Kids say the darndest things. On Oct. 16, Jimmy Kimmel Live on ABC-TV aired a segment called “Kid’s Table” in which the comedian asked a panel of young children how America should pay back the $1.3 trillion it owes China.
By Sue Misao Northwest Asian Weekly Tony Ng, convicted participant in the 1983 Wah Mee Massacre, will soon be set free from prison — and sent
Throughout his hour-long parole hearing, Wai-Chu “Tony” Ng gave reasons for the members of the Indeterminate Sentence Review Board (ISRB) to consider as they decide whether to grant him parole on his last five-year count at McNeil Island Corrections Center (MICC) in southern Puget Sound.
From the beginning, Ng puzzled authorities. He did not have a criminal record before his involvement in the 1983 Wah Mee Massacre that left 13 people dead in Seattle’s Chinatown. While community members were readily able to identify murderers Willy Mak and Benjamin Ng (no relation to Tony Ng) on the street, no one really knew who Tony Ng was.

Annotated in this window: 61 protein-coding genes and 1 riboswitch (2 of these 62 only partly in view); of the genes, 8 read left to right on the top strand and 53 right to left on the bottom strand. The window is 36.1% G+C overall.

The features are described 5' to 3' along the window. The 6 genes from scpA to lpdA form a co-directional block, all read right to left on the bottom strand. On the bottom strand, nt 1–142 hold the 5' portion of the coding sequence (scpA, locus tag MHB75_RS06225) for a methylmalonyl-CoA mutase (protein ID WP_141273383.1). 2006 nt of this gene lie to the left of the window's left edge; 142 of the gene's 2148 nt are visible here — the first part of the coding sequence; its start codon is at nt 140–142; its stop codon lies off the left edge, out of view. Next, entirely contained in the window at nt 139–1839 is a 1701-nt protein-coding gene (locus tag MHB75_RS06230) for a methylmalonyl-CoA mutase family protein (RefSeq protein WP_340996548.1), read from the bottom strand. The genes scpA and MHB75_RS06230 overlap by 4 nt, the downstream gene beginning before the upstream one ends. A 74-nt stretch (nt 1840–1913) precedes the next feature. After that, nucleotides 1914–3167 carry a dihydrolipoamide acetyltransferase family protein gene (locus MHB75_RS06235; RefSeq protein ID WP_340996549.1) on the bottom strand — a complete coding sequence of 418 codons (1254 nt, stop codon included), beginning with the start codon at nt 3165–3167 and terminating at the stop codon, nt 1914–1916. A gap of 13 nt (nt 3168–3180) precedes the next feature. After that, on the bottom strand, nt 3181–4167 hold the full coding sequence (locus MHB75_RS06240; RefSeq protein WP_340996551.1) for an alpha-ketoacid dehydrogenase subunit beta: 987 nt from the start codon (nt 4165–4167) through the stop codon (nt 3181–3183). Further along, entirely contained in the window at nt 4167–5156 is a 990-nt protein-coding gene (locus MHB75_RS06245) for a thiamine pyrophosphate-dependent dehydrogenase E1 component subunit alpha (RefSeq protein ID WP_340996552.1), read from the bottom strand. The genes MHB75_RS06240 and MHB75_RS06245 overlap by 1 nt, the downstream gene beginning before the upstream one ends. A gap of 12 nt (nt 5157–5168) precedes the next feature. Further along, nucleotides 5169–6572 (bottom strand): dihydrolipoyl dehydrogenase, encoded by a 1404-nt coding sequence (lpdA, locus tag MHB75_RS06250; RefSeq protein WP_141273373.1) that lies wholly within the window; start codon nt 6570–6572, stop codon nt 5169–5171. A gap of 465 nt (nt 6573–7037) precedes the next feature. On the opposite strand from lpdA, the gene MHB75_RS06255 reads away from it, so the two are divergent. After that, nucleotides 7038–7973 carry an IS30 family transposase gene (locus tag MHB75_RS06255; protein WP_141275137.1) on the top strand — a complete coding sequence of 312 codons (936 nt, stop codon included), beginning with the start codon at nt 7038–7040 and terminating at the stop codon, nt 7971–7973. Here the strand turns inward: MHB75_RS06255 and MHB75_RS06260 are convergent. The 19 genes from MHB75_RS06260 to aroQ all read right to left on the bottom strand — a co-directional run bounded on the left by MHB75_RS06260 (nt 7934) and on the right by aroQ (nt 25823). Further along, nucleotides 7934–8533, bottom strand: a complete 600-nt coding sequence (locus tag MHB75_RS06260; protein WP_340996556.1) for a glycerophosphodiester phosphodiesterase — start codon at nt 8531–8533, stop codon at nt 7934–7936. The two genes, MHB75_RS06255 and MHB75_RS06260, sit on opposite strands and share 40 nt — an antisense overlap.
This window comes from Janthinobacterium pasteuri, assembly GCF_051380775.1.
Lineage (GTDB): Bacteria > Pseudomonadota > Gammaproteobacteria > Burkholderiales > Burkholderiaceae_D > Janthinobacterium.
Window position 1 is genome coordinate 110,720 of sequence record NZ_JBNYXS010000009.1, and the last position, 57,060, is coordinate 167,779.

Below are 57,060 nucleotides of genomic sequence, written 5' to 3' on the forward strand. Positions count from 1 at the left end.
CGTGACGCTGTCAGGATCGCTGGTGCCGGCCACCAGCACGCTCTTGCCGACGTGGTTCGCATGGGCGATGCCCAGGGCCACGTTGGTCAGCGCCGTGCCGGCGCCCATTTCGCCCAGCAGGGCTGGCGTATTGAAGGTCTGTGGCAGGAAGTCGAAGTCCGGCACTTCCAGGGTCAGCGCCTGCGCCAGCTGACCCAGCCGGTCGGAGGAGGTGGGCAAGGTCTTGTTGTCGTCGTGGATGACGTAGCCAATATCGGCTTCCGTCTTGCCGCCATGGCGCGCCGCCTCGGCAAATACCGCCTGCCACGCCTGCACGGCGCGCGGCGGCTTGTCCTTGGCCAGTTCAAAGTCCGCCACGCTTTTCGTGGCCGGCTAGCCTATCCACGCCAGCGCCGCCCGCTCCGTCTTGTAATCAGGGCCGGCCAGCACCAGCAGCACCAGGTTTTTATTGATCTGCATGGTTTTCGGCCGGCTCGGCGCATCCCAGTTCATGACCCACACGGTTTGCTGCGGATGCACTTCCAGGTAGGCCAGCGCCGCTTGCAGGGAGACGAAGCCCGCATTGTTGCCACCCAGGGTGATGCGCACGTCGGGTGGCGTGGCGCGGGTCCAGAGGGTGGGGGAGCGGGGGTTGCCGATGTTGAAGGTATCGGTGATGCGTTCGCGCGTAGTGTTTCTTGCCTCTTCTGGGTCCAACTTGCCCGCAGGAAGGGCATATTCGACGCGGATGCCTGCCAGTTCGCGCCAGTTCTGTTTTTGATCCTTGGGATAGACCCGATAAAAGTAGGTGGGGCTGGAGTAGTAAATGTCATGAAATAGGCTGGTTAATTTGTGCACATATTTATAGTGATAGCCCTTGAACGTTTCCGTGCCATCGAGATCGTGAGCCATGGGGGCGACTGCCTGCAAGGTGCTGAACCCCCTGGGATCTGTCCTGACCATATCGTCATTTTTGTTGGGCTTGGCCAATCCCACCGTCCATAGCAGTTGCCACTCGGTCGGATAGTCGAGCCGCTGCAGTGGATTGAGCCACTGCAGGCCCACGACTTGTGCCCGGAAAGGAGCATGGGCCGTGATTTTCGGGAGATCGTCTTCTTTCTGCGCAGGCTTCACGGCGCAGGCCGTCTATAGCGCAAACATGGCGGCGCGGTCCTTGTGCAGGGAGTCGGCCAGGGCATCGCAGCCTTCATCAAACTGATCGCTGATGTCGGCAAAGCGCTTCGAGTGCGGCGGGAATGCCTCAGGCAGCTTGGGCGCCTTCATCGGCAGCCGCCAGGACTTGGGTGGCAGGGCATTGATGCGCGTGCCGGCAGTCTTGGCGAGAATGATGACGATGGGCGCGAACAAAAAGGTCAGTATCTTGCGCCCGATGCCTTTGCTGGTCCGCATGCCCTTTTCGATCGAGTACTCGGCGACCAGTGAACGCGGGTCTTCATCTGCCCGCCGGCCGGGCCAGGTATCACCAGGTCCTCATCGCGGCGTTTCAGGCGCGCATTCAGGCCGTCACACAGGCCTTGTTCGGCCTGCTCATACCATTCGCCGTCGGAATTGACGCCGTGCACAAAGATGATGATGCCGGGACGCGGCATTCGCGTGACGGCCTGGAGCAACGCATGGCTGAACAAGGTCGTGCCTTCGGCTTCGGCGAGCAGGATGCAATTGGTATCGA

Doris Wong-Estridge, niece of victim Wing “Bill” Wong (no relation to Gim Lum Wong), attended the last hearing but did not speak publicly. This time was different. She says it was important that the board hear from her why Ng, who was acquitted of murder but sentence to 35 years in prison for his participation in the massacre, should not be granted parole.
An unassuming, petite, and stoic-looking Asian inmate blends into the McNeil Inmate Corrections Center (MICC) scenery well. With his eyes cast to the floor, with neatly shined shoes, and a well-kept outer appearance, only a name — in small sized font on an inmate badge — hints at a more complicated past: Wai-Chiu Ng.